The studio were concerned about Swayze’s diving activities, for insurance reasons. So, they made him a deal, don’t do anymore unscheduled dives, and we’ll film you for real for a scene later in the film. True to their word, the final jump in the film saw Swayze free fall from a plane. The action is all caught on camera in one shot, with Swayze signing of with his classic line, “adios amigo!”
Reeves said “he did the flips and falling to the ground and he did it with an open heart. He was a beautiful person, an artist. Patrick, he just wanted to experience life and for his work he wanted to take the opportunity of the film and it gave him that sense.”
10. The character of Tyler was originally written very differently
Tyler was more your typical blonde beach babe of the era but Bigelow wanted to give the character a more athletic, androgenous look. After testing a lot of potentials, Lori Petty came in and became Bigelow’s first choice very quickly.
11. The ex-presidents weren’t all professional actors
The ex-presidents in the film are Patrick Swayze, of course, James Le Gros, Bojesse Christopher and John Philbin. Christopher and Philbin were real surfers who did some acting on the side to fund their passion. A nice reflection of their characters.
12. A rock star was part of the cast
One of the nazi surfers, Tone, is played by Red Hot Chilli Peppers lead Anthony Kiedis. He followed in his dad’s footsteps who has a small but brilliant role in Lethal Weapon (1987), 4 years prior.
The second unit director and stunt co-ordinator, Glenn Wilder held fight training with the actors on weekends because Bigelow wanted to do as much of the action in the film without stuntmen. Kiedis was the only one who skipped training, which is the reason he gets wiped out first.
The beach fight scene
13. Bigelow got creative with the epic foot chase
Bigelow filmed the foot chase scene with what she described as a “pogo-cam”. Basically, a hand held 35mm camera with a gyro stabilized borrowed from a Steadicam. It allowed camera operator, James Muro, to keep up with the chase and get as close to the action as possible. Bigelow said “what excited me about that is how absolutely alive it made the frame.”
John C. McGinley, who plays Harp in the film, agrees with Bigelow, he said she made it “infinitely more interesting. She made a foot chase as exciting as a car chase.”
The epic foot chase scene
14. Swayze missed out on filming the foot chase
Swayze was not in this scene though; the mask hid his non-attendance. He was in Europe promoting Ghost (1990), so this scene was shot with his stunt double, Scott Wilder. Swayze didn’t see the scene until the premiere and said he was glad that he missed out.
One of the most outrageous moments is when Utah is thwarted by a Pitbull being thrown at him. There’s a quick edit where a real dog is thrown. The dog was thrown by a trainer, around a foot away from Reeves and there were protective mats on the ground. The fake dog comes in when Utah drop-kicks it.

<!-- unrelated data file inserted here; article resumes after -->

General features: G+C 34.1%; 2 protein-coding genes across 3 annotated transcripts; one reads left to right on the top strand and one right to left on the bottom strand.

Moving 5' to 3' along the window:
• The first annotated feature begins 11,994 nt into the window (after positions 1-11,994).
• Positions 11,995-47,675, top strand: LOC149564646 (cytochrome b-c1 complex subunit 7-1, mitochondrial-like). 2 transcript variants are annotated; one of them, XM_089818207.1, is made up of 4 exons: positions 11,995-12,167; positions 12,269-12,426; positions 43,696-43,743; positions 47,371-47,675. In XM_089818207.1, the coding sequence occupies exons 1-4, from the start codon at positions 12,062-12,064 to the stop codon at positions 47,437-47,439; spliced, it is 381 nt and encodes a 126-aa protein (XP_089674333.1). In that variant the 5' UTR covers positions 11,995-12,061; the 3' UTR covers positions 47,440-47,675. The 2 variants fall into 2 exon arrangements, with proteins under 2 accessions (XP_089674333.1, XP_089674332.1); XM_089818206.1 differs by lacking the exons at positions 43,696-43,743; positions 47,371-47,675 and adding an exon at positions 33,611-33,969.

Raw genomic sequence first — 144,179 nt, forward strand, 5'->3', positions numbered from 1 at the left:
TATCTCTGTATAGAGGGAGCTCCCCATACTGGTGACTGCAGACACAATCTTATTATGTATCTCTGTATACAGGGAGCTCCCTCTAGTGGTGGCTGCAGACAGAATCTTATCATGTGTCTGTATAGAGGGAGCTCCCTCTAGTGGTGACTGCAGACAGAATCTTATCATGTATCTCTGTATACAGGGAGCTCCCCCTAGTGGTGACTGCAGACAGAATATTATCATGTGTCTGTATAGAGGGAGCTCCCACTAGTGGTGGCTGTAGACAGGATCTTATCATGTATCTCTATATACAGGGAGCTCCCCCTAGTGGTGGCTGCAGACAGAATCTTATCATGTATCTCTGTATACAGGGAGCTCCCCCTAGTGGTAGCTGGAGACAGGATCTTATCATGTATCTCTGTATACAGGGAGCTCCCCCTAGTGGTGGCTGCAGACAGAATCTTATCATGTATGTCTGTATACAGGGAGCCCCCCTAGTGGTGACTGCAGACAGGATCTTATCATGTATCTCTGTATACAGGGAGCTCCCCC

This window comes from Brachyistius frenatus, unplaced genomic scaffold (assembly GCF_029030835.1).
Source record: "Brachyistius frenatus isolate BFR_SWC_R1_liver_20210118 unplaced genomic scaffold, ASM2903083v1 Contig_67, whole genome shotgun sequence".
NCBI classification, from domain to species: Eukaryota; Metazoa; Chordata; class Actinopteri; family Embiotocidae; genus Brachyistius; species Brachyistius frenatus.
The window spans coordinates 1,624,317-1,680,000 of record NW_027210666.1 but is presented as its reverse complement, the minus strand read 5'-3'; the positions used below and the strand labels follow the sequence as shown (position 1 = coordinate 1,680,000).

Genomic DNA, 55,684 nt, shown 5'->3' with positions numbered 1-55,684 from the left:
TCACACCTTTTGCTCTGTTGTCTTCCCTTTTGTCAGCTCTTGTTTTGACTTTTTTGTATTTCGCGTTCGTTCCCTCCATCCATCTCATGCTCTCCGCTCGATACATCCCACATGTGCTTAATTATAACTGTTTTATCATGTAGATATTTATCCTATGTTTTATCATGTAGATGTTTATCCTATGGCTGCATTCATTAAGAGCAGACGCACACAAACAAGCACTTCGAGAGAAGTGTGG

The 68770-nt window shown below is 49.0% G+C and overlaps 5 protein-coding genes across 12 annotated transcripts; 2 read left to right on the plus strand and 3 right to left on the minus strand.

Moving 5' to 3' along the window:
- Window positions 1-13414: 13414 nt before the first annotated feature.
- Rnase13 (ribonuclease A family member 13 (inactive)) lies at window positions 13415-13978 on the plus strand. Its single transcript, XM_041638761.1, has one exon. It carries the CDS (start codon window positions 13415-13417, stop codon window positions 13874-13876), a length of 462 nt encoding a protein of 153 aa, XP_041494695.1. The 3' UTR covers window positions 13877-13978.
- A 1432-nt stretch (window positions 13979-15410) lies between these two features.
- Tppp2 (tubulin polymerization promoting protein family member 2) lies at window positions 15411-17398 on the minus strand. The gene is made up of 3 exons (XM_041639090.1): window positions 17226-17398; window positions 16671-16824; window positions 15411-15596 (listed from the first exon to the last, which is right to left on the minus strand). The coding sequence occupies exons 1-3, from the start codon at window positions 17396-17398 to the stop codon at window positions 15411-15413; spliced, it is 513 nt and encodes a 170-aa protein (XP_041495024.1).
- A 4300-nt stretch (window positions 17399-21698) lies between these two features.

15. The actors didn’t free fall for the skydive scene
The whole thing looks like the actors themselves did the dives, but sadly they didn’t. The four of them were hooked up to a crane rig, about 10 feet from the ground, all held in place by a telescopic arm. And there were huge industrial fans underneath them to get the desired wind effect. The cameramen were on the same rig so they could get the shots.
Filming the skydiving scenes
16. Artistic licence was used, but not all the time
It has been pointed out many times that it is impossible to have a conversation while free falling. Swayze said “you’ve got 120-to-200-mile-an-hour winds, which is nothing but a giant roar.” It’s also impossible to free fall for 90 seconds from 4,000 feet.
However, catching up to someone in the air with a 15 second head start is apparently entirely possible, by streamlining your body.
Utah closes in on Bodhi
17. An accident threatened the safety of the crew
The ariel shots were captured by a camera crew in a separate plane. There was also a helicopter in the air, with other crew members. The helicopter actually hit the plane and both had to do an emergency landing, but not before everyone in the plane was forced to jump, a lot of them with no diving experience. Thankfully there were no casualties.
18. A surfing legend double for Swayze
Surfing maestro Darrick Doerner acted as Swayze’s double in the Bell’s Beach scene. Doerner said “Patrick Swayze called me and said, ‘I need you to die for me.’ I said, ‘I don’t die for anybody, man.’ He’s like, ‘No, come on, I really need you to die for me.”
He added, “when it came to my stunt work, there was no storyboard, no plan, no contract. The worst part was that I had no representation, which was a big mistake. That was like a $50,000 stunt, and I got nothing for doing it.” He did get something though, the Guinness World Record for the biggest wave ever bodysurfed.
The Bell’s Beach scene
19. A sequel was planned immediately
Before Point Break was released, Fox were planning a sequel. A script was written and pre-production started, but due to the film under performing at the box office, the plans were promptly scrapped. It returned $83 million from a budget of $24 million.
It did face strong competition, James Cameron’s Terminator 2 released the week before and went on to gross over $500 million, becoming the highest grossing film that year. Bigelow had the last laugh by beating her former husband to the Best Director Oscar in 2009, when she won for The Hurt Locker (2008).
Bigelow winning her Best Director Oscar for The Hurt Locker
20. Point Break was adapted for the stage
In 2003 the stage show, Point Break Live, premiered in Seattle and has travelled across the US. The show places it’s tongue firmly in cheek, with the role of Johnny Utah going to a different audience member for each show, decided at random on the night. They read their lines through cue cards throughout, no doubt a reflection of Reeves’ stiff line delivery.
Keanu Reeves talking about Point Break Live
And that’s the end – 20 interesting facts about Point Break, Kathryn Bigelow’s action movie classic. Please share on your social media channels, and subscribe to our YouTube channel for lots of great video content.